Brian Jackson: Oh yeah. They’ve done this multiple times. And so, I think it’s actually gonna be really good for EDD cuz, it’ll give us thoughts for like analytics cuz they have their analytics plugin, EDD does not have to know how to do charts. Like that’s something they suck at. I report and so their team does know how to do that amazingly. So like I’m looking forward to seeing all that expertise like flow into the EDD ecosystem. 
Jonathan Denwood:
Sure. Cool. All right. We, we need to take a quick break here. But we will be right back

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Steven Sauder: All right, coming back, quick note, please join us on the WP-Tonic mastermind Facebook group. You can find out what, WP-Tonic is all about, join the discussion, watch the show and see the show notes. so, diving back into the conversation here, I kind of wanna get to, kind of maybe some of your views on the ecosystem of WordPress in 2022 and what you are seen or experienced, as a smaller shop. Is there a lot of pressure coming from larger shops out there? Is there still space for people to operate? Like what’s your general take on that?

Brian Jackson: I mean, I always, we took a different approach. When we started our stuff, like our goal was we always want to stay small. I think both of us coming from other companies, we’ve both worked at corporate companies. We both worked at startups, neither of us really like both of those environments, to be honest. And so we’re like, we don’t want to ever have an HR department. We don’t wanna hire other people. We don’t, you go down all these crazy rabbit holes you have to work with because it just creates more complexity, more headaches. Neither of us likes managing people, we like doing the work. So maybe that’s where we’re a little different. Some people I know, like managing and just telling people what to do so they can just, yeah. Do other things. 

I actually really like the writing, the helping figuring out, helping my brother figure out, like, why is this code not working to fix this performance issue? I love doing that type of stuff. So we form the get-go said, like, we don’t want to ever hire people. We want to purposely stay small. Like we want to just make enough money where we’re happy. We can pay our bills. We can invest a little money and we’re good. Like, we’re happy with that. We don’t want to become the next huge company or the next multi-million dollar WordPress theme shop or plug-in shop. We just like, if we have two plug-ins and maybe a few a blog and something on the side that makes some money like we’re just completely content with that.

Steven Sauder: Do you feel like there’s still space and room for that? Or is that getting crowded out with these large shops coming in? 

Brian Jackson: No, I think there is. And the one advantage we have, I think is definitely our support and I know everybody says this I know I said that when we were at Kinsta I know everyone says their support is the best. Like, we have never had a day yet where we have not cleared out all of our tickets for our plug-ins and I don’t know of any other plug-in shop that can say that. I’ve worked at a lot of places and I’ve never seen, I’ve seen tickets just going for days. Like, even at Kinsta like there are plugs that– we solve everything the day you reach out to us. Like lots of times, we solve tickets within 10 minutes. And so, we’ll go out of our way to help solve issues. I help people with WP rocket every single day. Like it’s not even our plugin.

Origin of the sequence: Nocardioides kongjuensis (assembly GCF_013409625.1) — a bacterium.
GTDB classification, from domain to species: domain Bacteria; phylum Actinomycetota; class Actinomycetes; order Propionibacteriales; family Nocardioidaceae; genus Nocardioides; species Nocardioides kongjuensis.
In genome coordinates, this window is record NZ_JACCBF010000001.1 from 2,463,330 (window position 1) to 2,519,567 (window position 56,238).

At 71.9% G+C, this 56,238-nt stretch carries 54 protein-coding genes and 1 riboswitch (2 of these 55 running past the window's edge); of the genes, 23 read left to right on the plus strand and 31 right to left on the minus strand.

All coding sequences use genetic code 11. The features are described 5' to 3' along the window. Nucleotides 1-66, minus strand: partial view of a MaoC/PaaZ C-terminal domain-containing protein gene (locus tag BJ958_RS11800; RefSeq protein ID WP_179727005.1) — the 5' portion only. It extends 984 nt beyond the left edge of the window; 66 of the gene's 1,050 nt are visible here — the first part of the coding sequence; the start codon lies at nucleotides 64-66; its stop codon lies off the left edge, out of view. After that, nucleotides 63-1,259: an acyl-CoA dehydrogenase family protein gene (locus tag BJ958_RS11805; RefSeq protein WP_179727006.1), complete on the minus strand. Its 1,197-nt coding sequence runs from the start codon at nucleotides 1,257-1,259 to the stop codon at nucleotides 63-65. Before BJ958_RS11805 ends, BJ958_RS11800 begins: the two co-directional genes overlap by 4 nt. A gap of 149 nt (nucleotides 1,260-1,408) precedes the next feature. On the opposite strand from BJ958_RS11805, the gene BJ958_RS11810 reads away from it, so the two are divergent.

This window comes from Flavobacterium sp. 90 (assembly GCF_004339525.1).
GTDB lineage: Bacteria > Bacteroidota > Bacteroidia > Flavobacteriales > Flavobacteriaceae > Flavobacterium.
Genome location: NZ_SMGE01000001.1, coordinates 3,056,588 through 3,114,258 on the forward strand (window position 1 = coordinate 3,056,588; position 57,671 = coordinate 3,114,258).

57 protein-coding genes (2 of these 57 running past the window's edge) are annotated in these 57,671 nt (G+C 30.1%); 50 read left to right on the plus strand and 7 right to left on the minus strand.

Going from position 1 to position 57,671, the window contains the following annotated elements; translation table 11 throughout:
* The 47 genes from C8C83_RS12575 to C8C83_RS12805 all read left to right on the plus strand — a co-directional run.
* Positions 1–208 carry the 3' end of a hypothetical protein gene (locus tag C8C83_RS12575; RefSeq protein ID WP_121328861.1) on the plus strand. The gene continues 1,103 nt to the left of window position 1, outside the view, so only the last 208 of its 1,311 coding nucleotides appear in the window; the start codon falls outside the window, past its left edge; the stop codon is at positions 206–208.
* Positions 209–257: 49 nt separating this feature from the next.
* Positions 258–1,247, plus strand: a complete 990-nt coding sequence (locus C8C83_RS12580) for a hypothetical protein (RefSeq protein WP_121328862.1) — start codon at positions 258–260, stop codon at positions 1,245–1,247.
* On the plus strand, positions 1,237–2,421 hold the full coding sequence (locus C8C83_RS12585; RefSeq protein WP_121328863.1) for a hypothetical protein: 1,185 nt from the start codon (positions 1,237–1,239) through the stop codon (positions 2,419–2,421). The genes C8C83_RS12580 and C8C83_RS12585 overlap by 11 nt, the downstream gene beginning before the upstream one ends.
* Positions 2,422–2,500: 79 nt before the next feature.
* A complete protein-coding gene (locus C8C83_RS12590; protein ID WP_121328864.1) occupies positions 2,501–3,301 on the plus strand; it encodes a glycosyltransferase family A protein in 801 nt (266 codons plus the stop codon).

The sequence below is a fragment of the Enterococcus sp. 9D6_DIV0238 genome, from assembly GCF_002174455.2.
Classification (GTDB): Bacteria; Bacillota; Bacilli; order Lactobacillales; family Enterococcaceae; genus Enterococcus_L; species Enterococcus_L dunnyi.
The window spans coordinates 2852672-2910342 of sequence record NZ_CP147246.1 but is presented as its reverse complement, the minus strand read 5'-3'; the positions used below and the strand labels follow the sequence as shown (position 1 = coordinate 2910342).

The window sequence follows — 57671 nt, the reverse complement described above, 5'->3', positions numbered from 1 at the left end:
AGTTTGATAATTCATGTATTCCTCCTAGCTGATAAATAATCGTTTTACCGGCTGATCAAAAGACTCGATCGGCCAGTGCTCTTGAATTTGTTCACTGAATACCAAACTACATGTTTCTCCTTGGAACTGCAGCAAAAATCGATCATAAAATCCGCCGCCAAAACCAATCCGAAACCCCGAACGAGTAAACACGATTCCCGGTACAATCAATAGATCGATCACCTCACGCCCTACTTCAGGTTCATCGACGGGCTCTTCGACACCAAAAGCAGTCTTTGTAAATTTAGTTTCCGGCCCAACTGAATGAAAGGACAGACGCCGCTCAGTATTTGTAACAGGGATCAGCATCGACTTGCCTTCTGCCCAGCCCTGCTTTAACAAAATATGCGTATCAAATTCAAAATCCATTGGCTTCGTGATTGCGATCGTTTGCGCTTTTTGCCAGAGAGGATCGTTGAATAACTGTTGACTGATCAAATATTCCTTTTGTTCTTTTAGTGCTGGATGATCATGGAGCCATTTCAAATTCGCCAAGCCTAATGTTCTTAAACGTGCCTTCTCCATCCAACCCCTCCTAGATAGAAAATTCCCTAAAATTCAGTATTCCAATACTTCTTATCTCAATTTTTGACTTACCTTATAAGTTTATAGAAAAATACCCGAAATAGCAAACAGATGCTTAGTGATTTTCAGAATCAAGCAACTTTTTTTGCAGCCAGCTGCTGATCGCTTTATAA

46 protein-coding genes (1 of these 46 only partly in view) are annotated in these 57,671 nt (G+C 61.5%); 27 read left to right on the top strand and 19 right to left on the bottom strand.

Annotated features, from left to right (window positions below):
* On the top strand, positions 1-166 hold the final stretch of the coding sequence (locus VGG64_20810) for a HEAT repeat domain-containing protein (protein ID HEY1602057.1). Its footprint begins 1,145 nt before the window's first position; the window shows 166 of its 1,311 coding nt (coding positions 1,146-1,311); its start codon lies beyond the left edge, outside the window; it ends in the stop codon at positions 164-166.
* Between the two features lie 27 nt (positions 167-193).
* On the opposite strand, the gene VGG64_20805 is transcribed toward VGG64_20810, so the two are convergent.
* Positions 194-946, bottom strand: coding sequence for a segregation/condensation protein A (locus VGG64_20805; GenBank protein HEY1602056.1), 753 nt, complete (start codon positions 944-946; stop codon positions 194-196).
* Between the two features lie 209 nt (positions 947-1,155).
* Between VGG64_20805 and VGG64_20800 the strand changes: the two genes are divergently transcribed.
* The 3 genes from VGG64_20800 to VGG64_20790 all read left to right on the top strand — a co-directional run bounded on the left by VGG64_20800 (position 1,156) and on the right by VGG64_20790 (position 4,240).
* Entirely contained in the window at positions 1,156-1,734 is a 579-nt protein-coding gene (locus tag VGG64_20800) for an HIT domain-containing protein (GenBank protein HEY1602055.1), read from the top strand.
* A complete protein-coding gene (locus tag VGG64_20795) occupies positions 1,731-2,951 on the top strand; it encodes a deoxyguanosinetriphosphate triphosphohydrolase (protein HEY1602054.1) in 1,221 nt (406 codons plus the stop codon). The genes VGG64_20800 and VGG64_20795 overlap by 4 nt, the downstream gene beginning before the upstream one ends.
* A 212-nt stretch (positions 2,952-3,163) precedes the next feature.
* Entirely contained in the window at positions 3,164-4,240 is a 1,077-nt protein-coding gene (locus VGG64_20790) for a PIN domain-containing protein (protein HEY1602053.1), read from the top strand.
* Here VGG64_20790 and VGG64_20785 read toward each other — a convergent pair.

People love that people really appreciate like really good support, I think like, so if you solve their problem and, maybe, they’ll basically, you can retain them as a customer. That’s the most important thing. And over time, yeah. Just people really appreciate good support. And if you think about it yourself, like I would think everyone agrees. They like good support. I have to reach out to plug-in developers myself when we have issues. And I hate banging my head, like waiting five days to hear back from them it’s ridiculous. And then, it’s affecting our business because there’s a bug with something. So it’s, yeah, like having something solved in a day, like people realize the importance of that. And, yeah. And that’s worked really well for us. So I think I can’t stress enough how quality support is, is important, especially for smaller players. 

If you want a way to stand out, that is one way that you can stand out without having to, you can’t compete against a million-dollar shop when you’re just starting out. There’s no way you can compete. So you have to find other ways to stand out. Another way we, do our stuff is, and this is a trickier one because we started our plugins over time and then quit our jobs. So, I always encourage people. If you wanna start a plugin and sell it or a theme, sell it, like just do it on the side at your job, like you don’t have to rush or anything, and then maybe start building it. And then you get to the point where like, I wanna take the leap and take the risk here.

don’t try just like quitting your job and then starting it, cuz you’re gonna run into so many problems that you don’t know of, that exists. Running a business, figuring out EDD WooCommerce problems all this stuff will come piling down on you all of a sudden. I would be panicked if it was me. To figure all that stuff out beforehand then go. But with that being said in tangent with that, we also decided not to go on the WordPress repository at all. We decided we want to only be premium. And we knew that we’re gonna get fewer eyeballs and less traffic this way. Obviously.

You get a lot of traffic on the repository, for free. The problem with that is you also have to provide free support on there as well. And if you don’t, you’re gonna look really bad because you’re gonna have all these tickets with no green check marks next to them. That people look at even me, when I go look at evaluating plugins, people look at that stuff. So we decided, let’s just say premium only, even if it takes us years longer to scale, let’s just stay premium and that’s worked really, really well for us cuz at least any customer we’re working with is paying us something. And so it makes it more worth our time. I’m not a fan of offering free support, but I’m happy to go the extra mile for you if you’re paying me something.